Things Fall Apart (2001-2007)
“It is thus that we are warned at each step of our nothingness, man goes to meditate on the ruins of emptiness, he forgets that he himself is a ruin still more unsteady, and that he will fall before these remains do.” - Chateaubriand
Looking at ruins has a long cultural history, particularly in poetry and painting. Traditionally, the contemplation of ruins signified the contemplation of mortality – both of the society and of the self. Starting in the 17th century, the Grand Tourists visited the ruins of former civilizations to be reminded that even the mightiest of empires would eventually become “time’s shipwreck”. If the seemingly indestructible stone buildings of ancient Rome succumbed to armies, natural disasters and decay, why wouldn’t they? Witnessing the destruction of cities and the wreckage of our built enviornments, we too are reminded that we, and everything we’ve created, are transitory and impermanent.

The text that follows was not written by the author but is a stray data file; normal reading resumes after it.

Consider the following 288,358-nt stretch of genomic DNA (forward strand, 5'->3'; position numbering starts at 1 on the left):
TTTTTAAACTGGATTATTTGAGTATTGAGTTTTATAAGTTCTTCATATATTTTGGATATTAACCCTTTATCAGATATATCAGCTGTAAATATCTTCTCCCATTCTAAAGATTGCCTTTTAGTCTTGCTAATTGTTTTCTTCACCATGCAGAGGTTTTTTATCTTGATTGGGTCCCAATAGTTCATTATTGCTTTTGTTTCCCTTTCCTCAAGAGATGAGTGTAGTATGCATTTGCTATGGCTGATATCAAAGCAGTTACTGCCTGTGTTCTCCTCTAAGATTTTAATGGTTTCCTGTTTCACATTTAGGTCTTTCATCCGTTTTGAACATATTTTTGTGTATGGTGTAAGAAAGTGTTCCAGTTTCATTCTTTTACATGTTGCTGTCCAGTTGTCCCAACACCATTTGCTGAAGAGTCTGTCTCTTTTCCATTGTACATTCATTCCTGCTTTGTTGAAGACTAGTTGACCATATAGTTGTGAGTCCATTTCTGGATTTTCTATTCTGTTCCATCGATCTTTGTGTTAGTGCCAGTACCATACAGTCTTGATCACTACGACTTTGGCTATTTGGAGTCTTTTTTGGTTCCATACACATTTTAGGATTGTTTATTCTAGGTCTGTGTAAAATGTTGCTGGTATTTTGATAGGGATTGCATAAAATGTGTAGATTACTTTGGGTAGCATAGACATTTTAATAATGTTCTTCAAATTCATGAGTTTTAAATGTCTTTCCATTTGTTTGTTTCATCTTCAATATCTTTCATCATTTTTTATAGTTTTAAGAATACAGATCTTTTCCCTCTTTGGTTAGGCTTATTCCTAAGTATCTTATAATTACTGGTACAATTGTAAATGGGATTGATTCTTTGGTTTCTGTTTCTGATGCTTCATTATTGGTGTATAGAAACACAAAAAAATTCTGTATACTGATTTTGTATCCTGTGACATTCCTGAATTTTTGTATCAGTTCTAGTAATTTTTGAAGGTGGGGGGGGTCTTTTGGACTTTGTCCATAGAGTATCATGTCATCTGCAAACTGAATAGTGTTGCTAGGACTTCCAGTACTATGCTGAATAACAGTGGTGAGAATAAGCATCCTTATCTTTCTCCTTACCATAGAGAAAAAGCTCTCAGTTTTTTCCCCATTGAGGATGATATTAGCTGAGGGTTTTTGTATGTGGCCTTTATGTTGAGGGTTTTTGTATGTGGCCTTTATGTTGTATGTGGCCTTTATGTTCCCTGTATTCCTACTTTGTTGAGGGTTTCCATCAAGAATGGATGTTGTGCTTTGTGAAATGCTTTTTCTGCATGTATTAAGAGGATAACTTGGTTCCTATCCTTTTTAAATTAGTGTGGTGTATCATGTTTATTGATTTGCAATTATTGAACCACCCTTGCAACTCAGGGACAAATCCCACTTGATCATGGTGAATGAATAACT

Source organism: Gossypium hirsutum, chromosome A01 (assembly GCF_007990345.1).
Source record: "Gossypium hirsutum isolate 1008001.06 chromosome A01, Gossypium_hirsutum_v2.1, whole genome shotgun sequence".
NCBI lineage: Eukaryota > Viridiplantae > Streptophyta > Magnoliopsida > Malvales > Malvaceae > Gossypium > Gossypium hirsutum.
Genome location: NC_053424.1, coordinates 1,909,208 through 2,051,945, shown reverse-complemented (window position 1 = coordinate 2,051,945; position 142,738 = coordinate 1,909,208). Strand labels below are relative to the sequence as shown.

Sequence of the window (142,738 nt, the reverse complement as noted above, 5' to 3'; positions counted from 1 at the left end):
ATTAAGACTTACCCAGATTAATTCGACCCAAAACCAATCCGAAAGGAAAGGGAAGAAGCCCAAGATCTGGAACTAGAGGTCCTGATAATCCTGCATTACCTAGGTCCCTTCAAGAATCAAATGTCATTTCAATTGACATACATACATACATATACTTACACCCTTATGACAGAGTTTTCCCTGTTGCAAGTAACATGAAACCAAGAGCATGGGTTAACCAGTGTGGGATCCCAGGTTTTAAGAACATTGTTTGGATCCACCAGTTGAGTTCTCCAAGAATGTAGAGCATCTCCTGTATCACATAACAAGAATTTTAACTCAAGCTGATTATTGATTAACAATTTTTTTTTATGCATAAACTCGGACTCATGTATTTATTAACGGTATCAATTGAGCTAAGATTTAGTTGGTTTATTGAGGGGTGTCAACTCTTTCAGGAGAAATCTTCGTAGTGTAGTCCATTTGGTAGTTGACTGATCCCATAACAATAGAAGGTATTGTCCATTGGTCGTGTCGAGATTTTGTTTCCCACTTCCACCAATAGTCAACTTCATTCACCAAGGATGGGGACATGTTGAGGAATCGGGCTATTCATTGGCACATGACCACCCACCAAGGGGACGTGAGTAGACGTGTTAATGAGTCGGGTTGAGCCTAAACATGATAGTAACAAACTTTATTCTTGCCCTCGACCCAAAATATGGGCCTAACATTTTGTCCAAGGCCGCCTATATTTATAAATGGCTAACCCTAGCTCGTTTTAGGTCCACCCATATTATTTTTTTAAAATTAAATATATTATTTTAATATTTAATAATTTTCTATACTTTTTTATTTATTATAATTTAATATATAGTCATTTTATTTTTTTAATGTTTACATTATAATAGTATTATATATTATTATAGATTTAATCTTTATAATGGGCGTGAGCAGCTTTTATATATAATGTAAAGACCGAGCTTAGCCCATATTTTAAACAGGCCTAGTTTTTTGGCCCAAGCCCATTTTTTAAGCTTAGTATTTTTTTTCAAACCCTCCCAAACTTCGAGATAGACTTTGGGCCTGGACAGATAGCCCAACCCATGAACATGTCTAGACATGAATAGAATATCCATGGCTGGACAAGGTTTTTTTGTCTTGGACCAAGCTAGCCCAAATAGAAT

As the name indicates, a natural disaster is a normal occurrence, a standard way that the earth regulates itself. However, because of our unprecedented impact on the environment, these events have become catastrophically severe, frequent and deadly. As the systems that cause the earth to warm continue to affect each other, the feedback loops they create may render the decline irreversible. The presence of the ruins left in the wake of these disasters may become less of an exception than the rule.
Things Fall Apart is a series of photographs of destruction caused by natural disasters in India, the US, Indonesia and Thailand. Using the genre of landscape photography, a tradition born with and used to celebrate industrial expansion, these photographs evidence the fragility of the man-made as it is transformed into dreamscapes of apocalyptic proportions. I derive a guilty pleasure from witnessing and representing ruins. Images of destruction are beautiful because there is pleasure in knowing a kind of truth, the truth of fragility and impermanence. But there is suffering buried in these images, the suffering of others, and by extension, of ourselves.